“Losing is no disgrace if you’ve given your best.”Jim Palmer
I have seen it countless times, but it gets me every time I see someone coast their way to a loss.
It frustrates me to no end, because as a fighter I wasn’t built to lose with grace. Whether I lost by a referee’s decision or by submission, a loss is a loss. When it goes down in the records books, all anyone will see is a L. Furthermore, promoters don’t pay you more for having a close loss versus getting finished.
So why are fighters still coasting to a loss? Take a look at this past UFC on ESPN 1, where we had Andre Fili jab his was to victory against Myles Jury.
Now I have had the pleasure of training and coaching Myles back in 2013 for a few months, and think he is a nice guy and a good fighter. But, I have to be honest and express some strong disappointment in his performance.
It was evident to me within the first minute that Andre was faster and had the better jab. He quickly bloodied the nose of Myles and was sticking him with that jab. But Myles seemed content to play the game of whose jab was better, even though he was on the losing end of the exchanges.
It didn’t make any sense, but he fought almost the whole fight in this same manner. No take down attempts, no major shifts in strategy, just being on the losing end of jab exchanges. Jury had one good moment at the end of round 2 when he connected a spinning back fist, and dropped Fili, which stole the round for Jury. But instead of capitalizing on more aggressive attacks in the final round, he went back to exchanging jabs when it was clear he was on his way to a loss.
I’m not sure if he thought he was winning (hard to imagine), too focused on executing the game plan they trained for, or just an ego thing to try to out jab him, but it showed poor fight IQ. Oddly enough, Andre Fili said before the fight he had a better fight IQ than Myles Jury, and commentator Dominick Cruz remarked saying he didn’t understand what that meant.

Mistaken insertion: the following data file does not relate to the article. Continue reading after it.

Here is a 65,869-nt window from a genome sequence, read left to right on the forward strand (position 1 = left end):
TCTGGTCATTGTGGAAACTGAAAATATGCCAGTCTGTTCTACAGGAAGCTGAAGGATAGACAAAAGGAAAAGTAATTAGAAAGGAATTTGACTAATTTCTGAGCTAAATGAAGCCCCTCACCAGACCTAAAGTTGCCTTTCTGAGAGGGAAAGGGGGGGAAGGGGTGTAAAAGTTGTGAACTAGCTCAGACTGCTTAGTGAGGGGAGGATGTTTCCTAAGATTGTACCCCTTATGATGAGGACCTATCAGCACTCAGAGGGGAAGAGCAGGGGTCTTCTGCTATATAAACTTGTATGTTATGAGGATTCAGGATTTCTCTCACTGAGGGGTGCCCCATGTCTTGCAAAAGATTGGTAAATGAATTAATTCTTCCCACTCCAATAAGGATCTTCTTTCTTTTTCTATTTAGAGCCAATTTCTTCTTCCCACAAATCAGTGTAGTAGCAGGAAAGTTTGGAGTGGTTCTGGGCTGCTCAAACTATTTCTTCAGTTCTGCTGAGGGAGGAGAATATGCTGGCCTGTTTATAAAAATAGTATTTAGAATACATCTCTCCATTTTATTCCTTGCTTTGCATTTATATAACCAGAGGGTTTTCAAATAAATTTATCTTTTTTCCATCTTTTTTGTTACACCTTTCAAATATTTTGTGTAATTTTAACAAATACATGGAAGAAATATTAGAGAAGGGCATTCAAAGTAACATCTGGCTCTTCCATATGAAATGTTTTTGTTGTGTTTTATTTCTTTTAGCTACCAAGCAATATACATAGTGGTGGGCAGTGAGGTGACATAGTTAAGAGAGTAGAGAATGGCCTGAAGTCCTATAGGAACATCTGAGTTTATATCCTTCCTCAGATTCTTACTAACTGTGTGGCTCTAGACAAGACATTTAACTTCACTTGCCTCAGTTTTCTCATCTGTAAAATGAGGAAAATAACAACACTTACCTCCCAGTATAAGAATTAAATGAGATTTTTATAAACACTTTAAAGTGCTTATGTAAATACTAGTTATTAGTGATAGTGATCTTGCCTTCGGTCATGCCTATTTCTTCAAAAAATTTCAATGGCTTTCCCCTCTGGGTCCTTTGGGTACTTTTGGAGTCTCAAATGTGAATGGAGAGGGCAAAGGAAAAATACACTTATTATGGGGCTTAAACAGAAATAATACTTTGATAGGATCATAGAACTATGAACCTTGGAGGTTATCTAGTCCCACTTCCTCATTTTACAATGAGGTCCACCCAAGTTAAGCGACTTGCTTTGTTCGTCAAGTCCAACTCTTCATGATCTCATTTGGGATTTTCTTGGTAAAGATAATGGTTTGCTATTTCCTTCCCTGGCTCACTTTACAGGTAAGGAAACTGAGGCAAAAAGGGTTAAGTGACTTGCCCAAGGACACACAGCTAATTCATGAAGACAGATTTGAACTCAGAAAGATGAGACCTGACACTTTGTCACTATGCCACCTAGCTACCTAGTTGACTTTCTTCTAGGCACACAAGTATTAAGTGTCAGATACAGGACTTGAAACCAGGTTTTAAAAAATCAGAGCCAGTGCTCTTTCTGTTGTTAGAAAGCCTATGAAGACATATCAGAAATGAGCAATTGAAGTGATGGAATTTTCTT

Well, in my opinion fight IQ is a measure of how well you make decisions in a fight that move you towards victory. Especially when circumstances change – an injury happens or the opponent is presenting a weakness or strength that wasn’t expected – how well you adapt to that is a reflection of fight IQ in my view.
Andre remarked after the fight that he knew the jab was working, so why change strategy – and he is exactly right. He didn’t need to do anything different.
I believe Myles had the tools to win this fight. He could have worked more kicks, right hands, and take downs. But instead, he just sat there and let the match slip out of his hands. This is what I call losing gracefully. There was no struggle to try and wrest victory from his opponent’s hands – he just accepted defeat and went with the flow.
I have lost my share of matches, but never gracefully. I have always fought my heart out to the bitter end. I will take more chances, and be very aggressive, throwing flying triangle chokes, or desperation shots to try and score one last time. Of course it isn’t ideal, but it’s better than doing nothing. As long as there is a chance there is a hope.
But chance only favors those bold enough to go after it. If you are just content to take a loss as you watch the clock count down, I have to wonder if this sport is really for you. To me, it is worse than a cardio tap at the gym. So while some might think it graceful, I actually see it as disgraceful.
I’d rather be carried out in stretcher while fighting my heart out than to just coast my way to defeat. And as the quote above from Jim Palmer says, if you have given your all, there is no shame in the outcome. But when you are just idling your way through a match and saving yourself for another contest, that is hardly putting your best effort.
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